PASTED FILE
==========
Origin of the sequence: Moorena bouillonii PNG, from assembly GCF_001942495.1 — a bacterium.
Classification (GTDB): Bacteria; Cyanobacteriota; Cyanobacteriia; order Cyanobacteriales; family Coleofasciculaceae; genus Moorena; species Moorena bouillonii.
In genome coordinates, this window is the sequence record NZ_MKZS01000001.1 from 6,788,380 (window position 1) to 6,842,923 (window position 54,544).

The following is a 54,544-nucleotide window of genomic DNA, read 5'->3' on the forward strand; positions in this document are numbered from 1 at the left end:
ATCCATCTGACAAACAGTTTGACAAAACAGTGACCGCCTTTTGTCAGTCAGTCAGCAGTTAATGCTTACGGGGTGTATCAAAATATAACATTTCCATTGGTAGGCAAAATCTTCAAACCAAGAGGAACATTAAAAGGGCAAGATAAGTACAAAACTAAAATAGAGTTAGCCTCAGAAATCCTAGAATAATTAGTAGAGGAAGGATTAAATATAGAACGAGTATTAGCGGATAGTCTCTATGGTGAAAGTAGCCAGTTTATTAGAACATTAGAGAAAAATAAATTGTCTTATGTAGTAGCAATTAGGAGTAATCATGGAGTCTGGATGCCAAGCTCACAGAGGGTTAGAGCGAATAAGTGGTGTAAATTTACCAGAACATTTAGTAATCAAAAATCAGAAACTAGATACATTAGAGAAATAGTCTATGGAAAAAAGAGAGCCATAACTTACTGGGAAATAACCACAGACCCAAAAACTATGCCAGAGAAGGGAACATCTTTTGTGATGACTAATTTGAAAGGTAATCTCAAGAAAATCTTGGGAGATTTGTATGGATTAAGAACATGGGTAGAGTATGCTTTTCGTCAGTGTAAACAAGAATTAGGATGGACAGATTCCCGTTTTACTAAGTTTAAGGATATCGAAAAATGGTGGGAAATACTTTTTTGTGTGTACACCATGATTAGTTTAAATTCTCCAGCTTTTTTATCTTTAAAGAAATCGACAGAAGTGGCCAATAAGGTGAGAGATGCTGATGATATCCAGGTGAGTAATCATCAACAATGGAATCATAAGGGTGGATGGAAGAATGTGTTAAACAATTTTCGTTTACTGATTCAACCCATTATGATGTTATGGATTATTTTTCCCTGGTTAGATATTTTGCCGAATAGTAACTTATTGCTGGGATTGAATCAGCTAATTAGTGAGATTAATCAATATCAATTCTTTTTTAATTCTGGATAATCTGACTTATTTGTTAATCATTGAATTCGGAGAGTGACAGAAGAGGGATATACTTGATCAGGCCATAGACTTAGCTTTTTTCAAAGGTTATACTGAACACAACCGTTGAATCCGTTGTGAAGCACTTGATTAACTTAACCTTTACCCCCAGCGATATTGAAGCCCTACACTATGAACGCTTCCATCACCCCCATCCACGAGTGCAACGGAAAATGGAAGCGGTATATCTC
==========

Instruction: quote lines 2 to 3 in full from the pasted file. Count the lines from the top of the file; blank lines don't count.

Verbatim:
Classification (GTDB): Bacteria; Cyanobacteriota; Cyanobacteriia; order Cyanobacteriales; family Coleofasciculaceae; genus Moorena; species Moorena bouillonii.
In genome coordinates, this window is the sequence record NZ_MKZS01000001.1 from 6,788,380 (window position 1) to 6,842,923 (window position 54,544).